The idea of spending a day without access to technology is, for most college students, an unbearable thought. But the increasing dependence on technology for social communication has become a cause of concern for many who believe technology limits human connection and creates superficial interactions through immediate gratification.
In a June 7 New York Times article, communication professor Clifford Nass voiced his concern that heavy use of technology alters the way people interact with each other.
“The way we become more human is by paying attention to each other,” he said in the article. “It shows how much you care.”
Studies have shown that increased dependence on technology has resulted in the diminishing of empathy by limiting the amount of human interaction that takes place. According to Jennifer Aaker, a professor at the Graduate School of Business and a co-author of “The Dragonfly Effect,” a recent analysis of 72 studies performed on nearly 14,000 college students between 1979 and 2009 showed a sharp decline in the empathy trait over the last 10 years.
Although studies show that the increased use of technology has in fact resulted in a loss of human empathy, Aaker argues that technology may be used as a tool to encourage and implement social good.
“In ‘Dragonfly’ we argue that one mechanism is through fostering processes and mindsets that cultivate a radical focus on listening to others and understanding them before we build solutions…design thinking is one such process,” Aaker said.
Ian Tien M.B.A. ’11 discussed his ability to connect with his aunt in Taiwan through common technological interests. Tien believes that sharing common experiences through Facebook or online gaming can contribute to learning about others and gaining insight that would not otherwise be accessible in casual conversation.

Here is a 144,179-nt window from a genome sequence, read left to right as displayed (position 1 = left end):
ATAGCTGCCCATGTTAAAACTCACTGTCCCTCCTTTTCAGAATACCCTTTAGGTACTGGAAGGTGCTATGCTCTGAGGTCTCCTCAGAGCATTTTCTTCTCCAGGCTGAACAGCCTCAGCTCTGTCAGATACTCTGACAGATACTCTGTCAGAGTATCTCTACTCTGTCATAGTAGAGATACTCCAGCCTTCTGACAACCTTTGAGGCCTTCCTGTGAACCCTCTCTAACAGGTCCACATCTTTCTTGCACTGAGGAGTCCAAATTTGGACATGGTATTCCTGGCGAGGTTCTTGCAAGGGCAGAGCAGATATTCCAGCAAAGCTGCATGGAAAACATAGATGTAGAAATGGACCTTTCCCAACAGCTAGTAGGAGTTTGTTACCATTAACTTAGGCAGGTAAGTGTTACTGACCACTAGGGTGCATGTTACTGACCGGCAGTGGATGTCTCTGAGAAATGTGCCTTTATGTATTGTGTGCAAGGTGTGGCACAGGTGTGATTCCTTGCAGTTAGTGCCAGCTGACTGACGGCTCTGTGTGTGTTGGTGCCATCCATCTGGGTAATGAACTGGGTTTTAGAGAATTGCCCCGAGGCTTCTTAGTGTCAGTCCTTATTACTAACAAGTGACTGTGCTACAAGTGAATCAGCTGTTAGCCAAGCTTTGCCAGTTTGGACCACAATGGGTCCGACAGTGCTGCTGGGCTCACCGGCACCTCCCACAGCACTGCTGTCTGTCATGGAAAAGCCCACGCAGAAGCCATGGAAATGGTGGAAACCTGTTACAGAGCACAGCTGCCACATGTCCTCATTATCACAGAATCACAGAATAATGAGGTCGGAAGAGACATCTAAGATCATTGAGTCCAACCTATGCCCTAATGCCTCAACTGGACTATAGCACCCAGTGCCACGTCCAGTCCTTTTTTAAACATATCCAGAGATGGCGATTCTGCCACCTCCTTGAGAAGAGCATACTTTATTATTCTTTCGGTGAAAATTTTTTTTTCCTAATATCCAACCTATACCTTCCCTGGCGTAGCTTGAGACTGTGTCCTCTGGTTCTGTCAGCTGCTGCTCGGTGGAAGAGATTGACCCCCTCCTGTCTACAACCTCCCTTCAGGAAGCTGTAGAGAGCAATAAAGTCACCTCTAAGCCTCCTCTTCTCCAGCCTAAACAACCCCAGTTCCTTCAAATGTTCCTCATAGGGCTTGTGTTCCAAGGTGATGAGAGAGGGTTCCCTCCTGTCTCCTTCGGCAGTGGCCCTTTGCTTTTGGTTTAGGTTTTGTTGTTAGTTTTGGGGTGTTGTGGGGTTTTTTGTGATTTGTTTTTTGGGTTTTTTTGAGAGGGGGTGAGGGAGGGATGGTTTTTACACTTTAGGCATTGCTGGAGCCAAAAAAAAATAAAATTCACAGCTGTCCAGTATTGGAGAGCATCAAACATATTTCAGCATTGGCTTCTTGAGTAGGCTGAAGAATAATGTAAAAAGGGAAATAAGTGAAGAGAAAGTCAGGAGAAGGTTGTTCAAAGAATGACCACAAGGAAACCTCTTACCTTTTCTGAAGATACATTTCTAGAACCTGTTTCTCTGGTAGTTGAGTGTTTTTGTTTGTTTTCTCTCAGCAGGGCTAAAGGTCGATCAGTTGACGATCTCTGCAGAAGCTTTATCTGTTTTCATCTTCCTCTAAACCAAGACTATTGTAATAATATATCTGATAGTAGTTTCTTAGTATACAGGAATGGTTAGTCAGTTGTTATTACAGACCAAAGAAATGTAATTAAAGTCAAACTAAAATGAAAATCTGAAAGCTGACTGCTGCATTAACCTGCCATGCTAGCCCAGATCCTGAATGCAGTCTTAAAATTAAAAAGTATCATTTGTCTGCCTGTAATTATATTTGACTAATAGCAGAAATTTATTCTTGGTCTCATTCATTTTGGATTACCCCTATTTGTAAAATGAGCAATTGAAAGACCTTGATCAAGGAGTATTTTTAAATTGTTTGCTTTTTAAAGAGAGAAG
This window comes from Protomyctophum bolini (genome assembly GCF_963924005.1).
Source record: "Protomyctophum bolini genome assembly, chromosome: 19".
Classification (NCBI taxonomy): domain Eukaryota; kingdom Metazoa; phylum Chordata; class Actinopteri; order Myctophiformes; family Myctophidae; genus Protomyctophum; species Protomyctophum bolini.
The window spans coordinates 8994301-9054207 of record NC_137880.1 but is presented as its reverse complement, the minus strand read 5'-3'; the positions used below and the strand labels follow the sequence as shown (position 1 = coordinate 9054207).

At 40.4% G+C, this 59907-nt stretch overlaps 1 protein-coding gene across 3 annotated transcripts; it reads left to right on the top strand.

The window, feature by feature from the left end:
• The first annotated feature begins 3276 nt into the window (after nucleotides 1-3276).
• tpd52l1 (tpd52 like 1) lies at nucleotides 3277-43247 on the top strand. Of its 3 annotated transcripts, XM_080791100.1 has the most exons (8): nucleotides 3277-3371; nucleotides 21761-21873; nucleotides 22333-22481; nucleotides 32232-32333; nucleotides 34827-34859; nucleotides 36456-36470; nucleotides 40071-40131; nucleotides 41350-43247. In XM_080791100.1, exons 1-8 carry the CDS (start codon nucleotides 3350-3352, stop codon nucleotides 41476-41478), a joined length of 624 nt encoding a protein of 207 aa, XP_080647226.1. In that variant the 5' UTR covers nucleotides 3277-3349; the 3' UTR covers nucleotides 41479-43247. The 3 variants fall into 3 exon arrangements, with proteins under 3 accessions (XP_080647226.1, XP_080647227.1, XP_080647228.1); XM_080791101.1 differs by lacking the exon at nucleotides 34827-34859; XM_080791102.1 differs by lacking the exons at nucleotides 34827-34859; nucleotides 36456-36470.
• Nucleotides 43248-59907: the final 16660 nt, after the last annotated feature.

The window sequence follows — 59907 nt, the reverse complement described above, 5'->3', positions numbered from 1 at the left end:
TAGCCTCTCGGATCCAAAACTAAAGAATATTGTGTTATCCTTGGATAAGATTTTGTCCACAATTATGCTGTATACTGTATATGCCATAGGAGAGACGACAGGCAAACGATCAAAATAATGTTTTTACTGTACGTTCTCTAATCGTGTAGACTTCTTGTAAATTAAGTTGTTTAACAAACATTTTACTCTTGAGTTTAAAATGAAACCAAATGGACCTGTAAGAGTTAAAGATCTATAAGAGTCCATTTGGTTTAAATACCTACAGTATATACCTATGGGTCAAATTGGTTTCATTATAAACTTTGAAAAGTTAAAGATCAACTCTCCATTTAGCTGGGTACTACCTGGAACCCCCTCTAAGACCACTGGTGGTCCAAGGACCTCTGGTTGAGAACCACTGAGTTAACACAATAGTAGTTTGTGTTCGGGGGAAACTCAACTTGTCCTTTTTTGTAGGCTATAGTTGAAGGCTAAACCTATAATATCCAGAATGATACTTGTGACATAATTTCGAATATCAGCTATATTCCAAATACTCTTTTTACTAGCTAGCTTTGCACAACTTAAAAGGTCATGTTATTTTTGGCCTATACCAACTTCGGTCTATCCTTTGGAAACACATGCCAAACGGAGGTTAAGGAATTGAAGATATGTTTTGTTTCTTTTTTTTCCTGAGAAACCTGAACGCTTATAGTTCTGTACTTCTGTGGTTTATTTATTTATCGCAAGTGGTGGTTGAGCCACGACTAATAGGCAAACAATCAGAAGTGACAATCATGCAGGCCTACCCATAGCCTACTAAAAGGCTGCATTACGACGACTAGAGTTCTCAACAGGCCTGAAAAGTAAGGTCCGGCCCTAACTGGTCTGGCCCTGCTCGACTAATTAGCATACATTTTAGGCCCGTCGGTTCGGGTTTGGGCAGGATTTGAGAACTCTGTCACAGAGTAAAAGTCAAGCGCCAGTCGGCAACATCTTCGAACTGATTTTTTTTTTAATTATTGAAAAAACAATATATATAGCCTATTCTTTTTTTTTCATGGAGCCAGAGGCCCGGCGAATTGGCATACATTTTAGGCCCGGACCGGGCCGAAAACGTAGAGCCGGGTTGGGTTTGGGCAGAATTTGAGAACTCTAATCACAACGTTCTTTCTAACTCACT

“I think that while each form of media has its own dynamics, human factors–and interpretations–dominate the experience,” Tien said.
“Someone surrounded by genuine, thoughtful friends will feel distinctly different about blogs, Twitter and Facebook than someone whose company is cynical and vapid,” he added.
Social media networks like Facebook have been used to promote fundraising and awareness about global humanitarian issues. Following Haiti’s catastrophic earthquake in January, FarmVille, a Facebook application, launched the “Sweet Seeds for Haiti” campaign, which raised $487,500 in donations within three weeks.
Aaker says profit and social good do not have to be separate entities and can, in fact, be used to mutually benefit each other.
“It is becoming increasingly clear that the work of making big changes in the world is not limited to massive nonprofits or peacekeeping missions,” Aaker said. “It can come from anywhere, from an individual with a YouTube account all the way to a big-budget business. We live in a world increasingly connected through social networks that make it possible for all of us to make those big changes the world really needs.” Additionally, Aaker says that small gestures, such as those enabled by social media, can ultimately make a big difference.
“Make ripples. Small acts can create big change,” Aaker said. “Every long journey starts with a first step….one act of good can inspire dozens, hundreds or even thousands of others to tackle similarly small goals that when combined yield disproportionate success.”
Contact Marianne Levine at email@example.com.